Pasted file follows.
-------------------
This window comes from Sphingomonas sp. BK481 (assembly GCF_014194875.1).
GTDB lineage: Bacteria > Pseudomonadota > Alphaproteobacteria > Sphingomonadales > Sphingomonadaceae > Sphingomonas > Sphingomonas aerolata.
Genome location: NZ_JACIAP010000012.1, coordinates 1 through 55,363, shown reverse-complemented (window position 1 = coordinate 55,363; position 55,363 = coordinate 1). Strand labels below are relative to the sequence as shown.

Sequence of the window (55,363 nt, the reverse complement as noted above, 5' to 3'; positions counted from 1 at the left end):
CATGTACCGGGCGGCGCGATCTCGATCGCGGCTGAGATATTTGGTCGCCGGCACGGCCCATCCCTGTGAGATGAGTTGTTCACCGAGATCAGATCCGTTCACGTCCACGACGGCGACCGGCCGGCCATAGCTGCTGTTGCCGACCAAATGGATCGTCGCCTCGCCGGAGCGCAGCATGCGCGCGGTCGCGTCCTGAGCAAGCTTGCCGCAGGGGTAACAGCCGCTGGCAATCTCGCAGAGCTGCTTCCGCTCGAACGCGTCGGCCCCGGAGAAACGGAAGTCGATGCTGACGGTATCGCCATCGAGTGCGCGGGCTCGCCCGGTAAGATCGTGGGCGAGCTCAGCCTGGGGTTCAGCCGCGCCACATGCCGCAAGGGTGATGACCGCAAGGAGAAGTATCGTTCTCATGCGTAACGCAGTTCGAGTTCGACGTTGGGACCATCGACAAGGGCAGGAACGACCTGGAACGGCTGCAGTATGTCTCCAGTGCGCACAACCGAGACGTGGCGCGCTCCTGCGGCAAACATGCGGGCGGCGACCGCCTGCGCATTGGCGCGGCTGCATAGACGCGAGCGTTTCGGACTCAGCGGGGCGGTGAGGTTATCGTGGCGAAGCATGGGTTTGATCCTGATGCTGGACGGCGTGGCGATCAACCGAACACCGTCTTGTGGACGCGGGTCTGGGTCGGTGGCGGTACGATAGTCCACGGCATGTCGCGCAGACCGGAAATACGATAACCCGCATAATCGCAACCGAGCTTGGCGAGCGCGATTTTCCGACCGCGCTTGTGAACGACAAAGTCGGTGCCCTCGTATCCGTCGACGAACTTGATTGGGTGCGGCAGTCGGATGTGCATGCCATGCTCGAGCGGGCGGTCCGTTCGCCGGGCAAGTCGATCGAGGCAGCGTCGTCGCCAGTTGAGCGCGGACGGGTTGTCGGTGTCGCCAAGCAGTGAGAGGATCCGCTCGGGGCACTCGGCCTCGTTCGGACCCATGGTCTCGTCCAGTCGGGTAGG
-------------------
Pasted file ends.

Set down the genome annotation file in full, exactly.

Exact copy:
This window comes from Sphingomonas sp. BK481 (assembly GCF_014194875.1).
GTDB lineage: Bacteria > Pseudomonadota > Alphaproteobacteria > Sphingomonadales > Sphingomonadaceae > Sphingomonas > Sphingomonas aerolata.
Genome location: NZ_JACIAP010000012.1, coordinates 1 through 55,363, shown reverse-complemented (window position 1 = coordinate 55,363; position 55,363 = coordinate 1). Strand labels below are relative to the sequence as shown.

Sequence of the window (55,363 nt, the reverse complement as noted above, 5' to 3'; positions counted from 1 at the left end):
CATGTACCGGGCGGCGCGATCTCGATCGCGGCTGAGATATTTGGTCGCCGGCACGGCCCATCCCTGTGAGATGAGTTGTTCACCGAGATCAGATCCGTTCACGTCCACGACGGCGACCGGCCGGCCATAGCTGCTGTTGCCGACCAAATGGATCGTCGCCTCGCCGGAGCGCAGCATGCGCGCGGTCGCGTCCTGAGCAAGCTTGCCGCAGGGGTAACAGCCGCTGGCAATCTCGCAGAGCTGCTTCCGCTCGAACGCGTCGGCCCCGGAGAAACGGAAGTCGATGCTGACGGTATCGCCATCGAGTGCGCGGGCTCGCCCGGTAAGATCGTGGGCGAGCTCAGCCTGGGGTTCAGCCGCGCCACATGCCGCAAGGGTGATGACCGCAAGGAGAAGTATCGTTCTCATGCGTAACGCAGTTCGAGTTCGACGTTGGGACCATCGACAAGGGCAGGAACGACCTGGAACGGCTGCAGTATGTCTCCAGTGCGCACAACCGAGACGTGGCGCGCTCCTGCGGCAAACATGCGGGCGGCGACCGCCTGCGCATTGGCGCGGCTGCATAGACGCGAGCGTTTCGGACTCAGCGGGGCGGTGAGGTTATCGTGGCGAAGCATGGGTTTGATCCTGATGCTGGACGGCGTGGCGATCAACCGAACACCGTCTTGTGGACGCGGGTCTGGGTCGGTGGCGGTACGATAGTCCACGGCATGTCGCGCAGACCGGAAATACGATAACCCGCATAATCGCAACCGAGCTTGGCGAGCGCGATTTTCCGACCGCGCTTGTGAACGACAAAGTCGGTGCCCTCGTATCCGTCGACGAACTTGATTGGGTGCGGCAGTCGGATGTGCATGCCATGCTCGAGCGGGCGGTCCGTTCGCCGGGCAAGTCGATCGAGGCAGCGTCGTCGCCAGTTGAGCGCGGACGGGTTGTCGGTGTCGCCAAGCAGTGAGAGGATCCGCTCGGGGCACTCGGCCTCGTTCGGACCCATGGTCTCGTCCAGTCGGGTAGG